Pairings | Smoked eel
Vodka may be primarily thought of as a base for cocktails but in vodka-loving countries like Russia and Poland it’s always accompanied by food. Basically anything smoked, pickled or cured works well. Here are some ideas:
A re-run of an old post following a visit to Alsace, updating my recommendations on the best pairings for the region's dry and off-dry white wines.
I don’t think I ever go to a sherry tasting without coming away renewed in my conviction about what a marvellous match it is for food and the one I attended yesterday was no exception. It was organised by the enterprising Les Caves de Pyrne who are importing for the first time into the UK some rare sherries from Emilio Hidalgo and took place at Dehesa, the sister (if that’s the appropriate word) restaurant of the better known Salt Yard.
Smoked eel is not so difficult to find but most retailers sell it vacuum packed*: the problem with this technique, whilst keeping the fish admirably, is that it tends to express the oil from the meat. It is worth drying the fillets on kitchen paper before slicing. Most people don’t peel young baby carrots: I prefer to because I like to see them look smooth and glossy but I see the point of those who don’t.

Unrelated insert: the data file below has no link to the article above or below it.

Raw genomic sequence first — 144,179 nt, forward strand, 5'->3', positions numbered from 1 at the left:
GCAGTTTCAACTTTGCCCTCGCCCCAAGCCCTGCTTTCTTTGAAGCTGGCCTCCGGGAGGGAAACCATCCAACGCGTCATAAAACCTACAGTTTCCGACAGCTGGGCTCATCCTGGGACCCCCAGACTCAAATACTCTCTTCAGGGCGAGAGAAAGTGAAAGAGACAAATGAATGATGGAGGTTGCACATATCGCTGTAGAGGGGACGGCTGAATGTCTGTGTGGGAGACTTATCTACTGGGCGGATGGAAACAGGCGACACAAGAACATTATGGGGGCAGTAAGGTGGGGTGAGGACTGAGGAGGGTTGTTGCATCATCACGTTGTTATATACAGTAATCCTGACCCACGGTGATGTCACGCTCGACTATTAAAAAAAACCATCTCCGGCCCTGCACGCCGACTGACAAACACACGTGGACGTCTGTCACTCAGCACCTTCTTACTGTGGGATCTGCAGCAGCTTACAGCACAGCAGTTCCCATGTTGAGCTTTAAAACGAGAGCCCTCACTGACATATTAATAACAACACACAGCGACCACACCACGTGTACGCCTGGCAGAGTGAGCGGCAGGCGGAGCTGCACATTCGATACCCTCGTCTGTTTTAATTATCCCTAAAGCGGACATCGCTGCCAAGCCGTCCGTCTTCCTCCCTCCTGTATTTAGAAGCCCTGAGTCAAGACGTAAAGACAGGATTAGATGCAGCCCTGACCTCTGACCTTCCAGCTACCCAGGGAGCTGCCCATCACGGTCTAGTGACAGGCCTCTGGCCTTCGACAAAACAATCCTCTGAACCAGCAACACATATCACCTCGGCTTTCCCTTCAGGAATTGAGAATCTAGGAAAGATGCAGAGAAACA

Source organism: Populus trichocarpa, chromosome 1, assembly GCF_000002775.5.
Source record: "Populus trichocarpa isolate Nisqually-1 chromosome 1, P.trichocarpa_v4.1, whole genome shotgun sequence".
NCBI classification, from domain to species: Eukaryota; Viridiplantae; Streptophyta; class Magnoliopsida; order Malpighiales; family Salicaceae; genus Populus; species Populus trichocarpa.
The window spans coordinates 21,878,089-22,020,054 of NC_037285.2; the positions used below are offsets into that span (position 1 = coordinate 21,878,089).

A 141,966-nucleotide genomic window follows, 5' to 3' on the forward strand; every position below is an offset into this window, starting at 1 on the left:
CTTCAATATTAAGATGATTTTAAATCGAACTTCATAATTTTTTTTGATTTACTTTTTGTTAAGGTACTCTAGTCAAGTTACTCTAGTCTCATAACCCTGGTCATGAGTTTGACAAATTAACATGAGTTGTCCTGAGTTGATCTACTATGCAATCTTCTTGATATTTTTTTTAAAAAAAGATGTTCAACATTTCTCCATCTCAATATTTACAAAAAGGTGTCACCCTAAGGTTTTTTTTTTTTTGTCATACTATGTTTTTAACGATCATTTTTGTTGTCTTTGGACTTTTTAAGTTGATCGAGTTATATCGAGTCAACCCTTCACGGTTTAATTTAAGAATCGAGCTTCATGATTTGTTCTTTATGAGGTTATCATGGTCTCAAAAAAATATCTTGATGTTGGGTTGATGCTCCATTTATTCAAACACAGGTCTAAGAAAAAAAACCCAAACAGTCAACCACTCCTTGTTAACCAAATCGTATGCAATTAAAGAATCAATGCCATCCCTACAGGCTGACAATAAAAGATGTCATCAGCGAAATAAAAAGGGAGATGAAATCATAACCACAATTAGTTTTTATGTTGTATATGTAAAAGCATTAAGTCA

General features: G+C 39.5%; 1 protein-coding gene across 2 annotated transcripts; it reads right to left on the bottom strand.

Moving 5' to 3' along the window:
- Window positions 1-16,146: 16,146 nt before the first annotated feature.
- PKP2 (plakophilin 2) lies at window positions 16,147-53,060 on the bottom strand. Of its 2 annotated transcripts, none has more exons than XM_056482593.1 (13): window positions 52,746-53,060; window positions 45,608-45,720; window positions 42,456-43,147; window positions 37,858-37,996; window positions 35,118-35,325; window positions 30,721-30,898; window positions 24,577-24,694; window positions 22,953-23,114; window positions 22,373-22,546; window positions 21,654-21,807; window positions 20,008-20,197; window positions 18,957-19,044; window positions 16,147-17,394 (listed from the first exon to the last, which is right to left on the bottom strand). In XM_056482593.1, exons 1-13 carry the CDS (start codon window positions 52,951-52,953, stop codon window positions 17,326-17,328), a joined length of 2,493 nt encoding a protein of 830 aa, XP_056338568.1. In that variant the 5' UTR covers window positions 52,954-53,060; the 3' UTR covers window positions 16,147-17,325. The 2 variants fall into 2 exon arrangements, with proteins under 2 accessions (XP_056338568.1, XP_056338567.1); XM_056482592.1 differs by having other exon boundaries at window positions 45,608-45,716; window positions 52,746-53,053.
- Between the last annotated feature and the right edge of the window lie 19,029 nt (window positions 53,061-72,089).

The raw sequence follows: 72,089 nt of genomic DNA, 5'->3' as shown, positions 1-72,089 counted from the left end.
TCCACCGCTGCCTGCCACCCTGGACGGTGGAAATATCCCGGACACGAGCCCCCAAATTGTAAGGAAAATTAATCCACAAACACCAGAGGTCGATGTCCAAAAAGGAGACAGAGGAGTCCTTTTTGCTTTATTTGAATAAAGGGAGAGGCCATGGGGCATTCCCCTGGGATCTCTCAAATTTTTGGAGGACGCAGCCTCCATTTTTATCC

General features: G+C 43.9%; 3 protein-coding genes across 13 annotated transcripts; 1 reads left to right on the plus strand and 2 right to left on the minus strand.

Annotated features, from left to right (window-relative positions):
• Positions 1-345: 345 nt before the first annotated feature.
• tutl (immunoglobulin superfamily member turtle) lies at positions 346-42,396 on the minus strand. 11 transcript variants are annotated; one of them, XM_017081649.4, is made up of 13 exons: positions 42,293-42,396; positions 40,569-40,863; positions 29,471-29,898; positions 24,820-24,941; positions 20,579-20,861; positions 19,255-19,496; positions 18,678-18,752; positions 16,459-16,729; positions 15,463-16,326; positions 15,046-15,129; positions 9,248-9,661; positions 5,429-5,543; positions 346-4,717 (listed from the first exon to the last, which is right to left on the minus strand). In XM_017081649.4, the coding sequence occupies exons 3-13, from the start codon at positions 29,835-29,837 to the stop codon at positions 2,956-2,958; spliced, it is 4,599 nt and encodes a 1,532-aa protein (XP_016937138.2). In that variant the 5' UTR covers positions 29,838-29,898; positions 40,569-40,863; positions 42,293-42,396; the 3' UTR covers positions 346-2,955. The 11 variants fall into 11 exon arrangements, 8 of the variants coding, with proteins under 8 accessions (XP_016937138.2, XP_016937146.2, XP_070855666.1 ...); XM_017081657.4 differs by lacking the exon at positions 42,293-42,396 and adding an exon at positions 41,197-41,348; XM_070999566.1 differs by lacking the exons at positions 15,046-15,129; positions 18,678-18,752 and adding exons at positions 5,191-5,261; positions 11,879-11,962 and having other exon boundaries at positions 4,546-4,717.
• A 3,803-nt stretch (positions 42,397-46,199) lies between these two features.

If you go to a Michelin-starred restaurant you probably don’t expect to drink alcohol-free beer but my meal at The Ninth last week which was hosted by the best-selling alcohol-free lager Lucky Saint demonstrated that it’s a surprisingly good option for anyone who’s not drinking
I could have picked any number of pairings from the really inspiring wine dinner hosted by Bodegas Bentomiz at Gambas tapas bar in Bristol last week but this marginally inched it.
A good obscure pairing to kick off the week from the newly opened Vinoteca wine bar at Seymour Place.
This pretty dish was served the other night at what is still our favourite Bristol restaurant, Culinaria, even if we now live over the other side of town. It provided everything you want from a starter - light, appealing, appetite-stimulating.
You may think tasting wine sounds arduous but a major wine and food tasting, I assure you, is a much greater assault on the system as I was reminded the other day when Victoria Moore of The Guardian and I ran 14 Pinot Gris through their paces with foods that ranged from smoked eel to chicken tikka masala. Neither of us was able to eat much for several days.